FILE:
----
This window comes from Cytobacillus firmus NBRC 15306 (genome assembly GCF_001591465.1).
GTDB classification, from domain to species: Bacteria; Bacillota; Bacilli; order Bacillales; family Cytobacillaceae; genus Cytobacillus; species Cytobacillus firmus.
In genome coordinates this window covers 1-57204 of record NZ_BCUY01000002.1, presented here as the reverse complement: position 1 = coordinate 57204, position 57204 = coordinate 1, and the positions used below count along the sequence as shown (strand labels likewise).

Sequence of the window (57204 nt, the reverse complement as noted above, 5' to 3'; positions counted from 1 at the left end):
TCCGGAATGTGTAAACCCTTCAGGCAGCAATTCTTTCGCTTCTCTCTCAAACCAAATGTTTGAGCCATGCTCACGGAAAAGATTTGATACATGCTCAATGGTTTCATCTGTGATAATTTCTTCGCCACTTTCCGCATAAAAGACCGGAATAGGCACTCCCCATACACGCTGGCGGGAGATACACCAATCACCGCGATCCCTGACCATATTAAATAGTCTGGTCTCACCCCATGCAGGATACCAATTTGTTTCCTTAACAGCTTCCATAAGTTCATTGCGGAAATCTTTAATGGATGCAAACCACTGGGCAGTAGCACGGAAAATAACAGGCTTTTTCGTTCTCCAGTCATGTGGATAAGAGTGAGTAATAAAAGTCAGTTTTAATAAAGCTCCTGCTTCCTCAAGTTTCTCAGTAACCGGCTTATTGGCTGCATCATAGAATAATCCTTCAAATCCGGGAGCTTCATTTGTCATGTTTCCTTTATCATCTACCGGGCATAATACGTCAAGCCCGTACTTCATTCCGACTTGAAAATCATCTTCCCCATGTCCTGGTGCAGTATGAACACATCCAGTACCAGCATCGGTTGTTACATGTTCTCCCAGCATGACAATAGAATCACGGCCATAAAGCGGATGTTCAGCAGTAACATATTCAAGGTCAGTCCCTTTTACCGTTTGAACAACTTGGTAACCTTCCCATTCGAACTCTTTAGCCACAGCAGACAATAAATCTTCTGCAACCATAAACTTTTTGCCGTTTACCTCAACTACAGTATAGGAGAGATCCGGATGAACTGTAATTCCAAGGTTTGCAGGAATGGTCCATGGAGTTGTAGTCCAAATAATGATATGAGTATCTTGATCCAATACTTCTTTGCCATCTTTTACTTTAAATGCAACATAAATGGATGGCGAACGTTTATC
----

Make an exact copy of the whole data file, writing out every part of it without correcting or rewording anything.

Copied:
This window comes from Cytobacillus firmus NBRC 15306 (genome assembly GCF_001591465.1).
GTDB classification, from domain to species: Bacteria; Bacillota; Bacilli; order Bacillales; family Cytobacillaceae; genus Cytobacillus; species Cytobacillus firmus.
In genome coordinates this window covers 1-57204 of record NZ_BCUY01000002.1, presented here as the reverse complement: position 1 = coordinate 57204, position 57204 = coordinate 1, and the positions used below count along the sequence as shown (strand labels likewise).

Sequence of the window (57204 nt, the reverse complement as noted above, 5' to 3'; positions counted from 1 at the left end):
TCCGGAATGTGTAAACCCTTCAGGCAGCAATTCTTTCGCTTCTCTCTCAAACCAAATGTTTGAGCCATGCTCACGGAAAAGATTTGATACATGCTCAATGGTTTCATCTGTGATAATTTCTTCGCCACTTTCCGCATAAAAGACCGGAATAGGCACTCCCCATACACGCTGGCGGGAGATACACCAATCACCGCGATCCCTGACCATATTAAATAGTCTGGTCTCACCCCATGCAGGATACCAATTTGTTTCCTTAACAGCTTCCATAAGTTCATTGCGGAAATCTTTAATGGATGCAAACCACTGGGCAGTAGCACGGAAAATAACAGGCTTTTTCGTTCTCCAGTCATGTGGATAAGAGTGAGTAATAAAAGTCAGTTTTAATAAAGCTCCTGCTTCCTCAAGTTTCTCAGTAACCGGCTTATTGGCTGCATCATAGAATAATCCTTCAAATCCGGGAGCTTCATTTGTCATGTTTCCTTTATCATCTACCGGGCATAATACGTCAAGCCCGTACTTCATTCCGACTTGAAAATCATCTTCCCCATGTCCTGGTGCAGTATGAACACATCCAGTACCAGCATCGGTTGTTACATGTTCTCCCAGCATGACAATAGAATCACGGCCATAAAGCGGATGTTCAGCAGTAACATATTCAAGGTCAGTCCCTTTTACCGTTTGAACAACTTGGTAACCTTCCCATTCGAACTCTTTAGCCACAGCAGACAATAAATCTTCTGCAACCATAAACTTTTTGCCGTTTACCTCAACTACAGTATAGGAGAGATCCGGATGAACTGTAATTCCAAGGTTTGCAGGAATGGTCCATGGAGTTGTAGTCCAAATAATGATATGAGTATCTTGATCCAATACTTCTTTGCCATCTTTTACTTTAAATGCAACATAAATGGATGGCGAACGTTTATC